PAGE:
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Marketing Myopia: Examples, Definition & Summary

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  1. 0:01 Defining Marketing Myopia
  2. 0:46 Conceptual Framework and Examples
  3. 2:59 Lesson Summary
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Taught by

Shawn Grimsley

A business suffering from marketing myopia lacks vision to succeed. In this lesson, you'll learn about marketing myopia and be provided some examples. A short quiz follows the lesson.

Defining Marketing Myopia

The term 'marketing myopia' was first expressed in a famous article of the same name written by Theodore Levitt for the Harvard Business Review in 1960. In 'Marketing Myopia,' Levitt argued that many companies incorrectly take a shortsighted approach to marketing, viewing it as merely a tool for selling products. Instead, he argued that companies should look at marketing from the consumer's point of view. For example, a company that sells hiking boots should not define its marketing in terms of sales of hiking boots, but market itself as a company concerned with outdoor exploration and adventure.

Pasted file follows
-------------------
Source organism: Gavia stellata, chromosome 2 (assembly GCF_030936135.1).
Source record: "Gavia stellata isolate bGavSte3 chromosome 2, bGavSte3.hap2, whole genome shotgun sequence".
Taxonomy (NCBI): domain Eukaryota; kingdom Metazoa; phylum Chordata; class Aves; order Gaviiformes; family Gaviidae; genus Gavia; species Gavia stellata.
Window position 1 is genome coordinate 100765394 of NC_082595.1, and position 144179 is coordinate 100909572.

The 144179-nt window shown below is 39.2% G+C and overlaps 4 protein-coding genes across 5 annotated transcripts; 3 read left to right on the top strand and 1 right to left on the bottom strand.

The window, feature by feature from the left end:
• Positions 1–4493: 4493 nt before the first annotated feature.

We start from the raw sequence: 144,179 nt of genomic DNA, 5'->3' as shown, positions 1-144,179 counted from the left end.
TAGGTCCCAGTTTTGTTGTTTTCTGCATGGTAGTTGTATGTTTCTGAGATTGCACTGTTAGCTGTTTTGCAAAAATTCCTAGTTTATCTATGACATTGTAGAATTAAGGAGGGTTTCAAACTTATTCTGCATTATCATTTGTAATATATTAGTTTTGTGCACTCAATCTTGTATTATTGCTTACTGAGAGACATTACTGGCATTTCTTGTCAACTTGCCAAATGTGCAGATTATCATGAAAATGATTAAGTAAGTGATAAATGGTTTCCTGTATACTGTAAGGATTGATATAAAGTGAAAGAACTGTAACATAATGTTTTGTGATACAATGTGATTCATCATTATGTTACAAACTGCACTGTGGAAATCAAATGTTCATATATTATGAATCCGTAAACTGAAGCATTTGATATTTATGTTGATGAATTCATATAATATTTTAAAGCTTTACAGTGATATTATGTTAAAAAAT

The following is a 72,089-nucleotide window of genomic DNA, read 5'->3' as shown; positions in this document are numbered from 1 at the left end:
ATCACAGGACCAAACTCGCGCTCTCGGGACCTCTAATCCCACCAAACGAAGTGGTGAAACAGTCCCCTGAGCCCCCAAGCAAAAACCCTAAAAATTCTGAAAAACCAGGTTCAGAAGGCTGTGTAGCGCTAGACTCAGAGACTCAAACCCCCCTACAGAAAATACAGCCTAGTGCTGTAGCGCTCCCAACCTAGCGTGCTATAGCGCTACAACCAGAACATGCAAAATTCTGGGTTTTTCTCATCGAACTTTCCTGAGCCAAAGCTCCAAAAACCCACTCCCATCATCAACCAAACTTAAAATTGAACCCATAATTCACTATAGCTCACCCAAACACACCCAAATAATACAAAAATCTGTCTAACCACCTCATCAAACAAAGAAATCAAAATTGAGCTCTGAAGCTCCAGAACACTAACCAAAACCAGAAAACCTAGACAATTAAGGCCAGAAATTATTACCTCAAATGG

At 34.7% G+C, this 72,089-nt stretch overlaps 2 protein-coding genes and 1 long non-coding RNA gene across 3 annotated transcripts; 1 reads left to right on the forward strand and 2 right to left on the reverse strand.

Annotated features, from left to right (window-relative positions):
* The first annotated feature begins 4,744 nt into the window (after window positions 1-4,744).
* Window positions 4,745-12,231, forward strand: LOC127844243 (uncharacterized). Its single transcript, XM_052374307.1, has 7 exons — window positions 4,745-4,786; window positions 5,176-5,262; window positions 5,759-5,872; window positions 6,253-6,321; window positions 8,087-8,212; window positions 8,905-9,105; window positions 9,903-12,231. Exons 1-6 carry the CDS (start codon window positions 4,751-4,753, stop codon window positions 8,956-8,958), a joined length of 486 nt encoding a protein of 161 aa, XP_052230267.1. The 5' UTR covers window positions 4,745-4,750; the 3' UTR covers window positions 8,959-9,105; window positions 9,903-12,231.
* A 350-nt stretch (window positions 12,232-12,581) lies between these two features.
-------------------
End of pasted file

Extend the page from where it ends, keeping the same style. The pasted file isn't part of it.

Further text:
Conceptual Framework and Examples

The fundamental concept to take away from marketing myopia is that a business will survive and perform better if it focuses on satisfying customer needs rather than selling specific products. Thus, this is as much about strategic planning as it is about marketing.

Every industry once upon a time was once considered a 'growth industry.' For instance, the buggy whip industry - an example torn directly from Levitt's article - once was thriving with many buggy whip manufacturers and purveyors of buggy whips for horse-drawn carriages. But then Henry Ford came along and the buggy whip industry went into decline and eventually became extinct.

Buggy whip companies did not go out of business because of the advent of cars, according to the concept of marketing myopia. Rather, they went out of business because they were too focused on seeing themselves as buggy whip companies selling buggy whips. If they instead envisioned themselves as being in the transportation business, they might have been able to transition to products and services related to the emerging auto industry or other sectors of the transportation industry.

Levitt believed that products should be viewed as a consequence of marketing rather than marketing being a necessary consequence of a product. Again, the focus should be on filling customer needs through goods and services rather than creating goods and services and then attempting to find customers.

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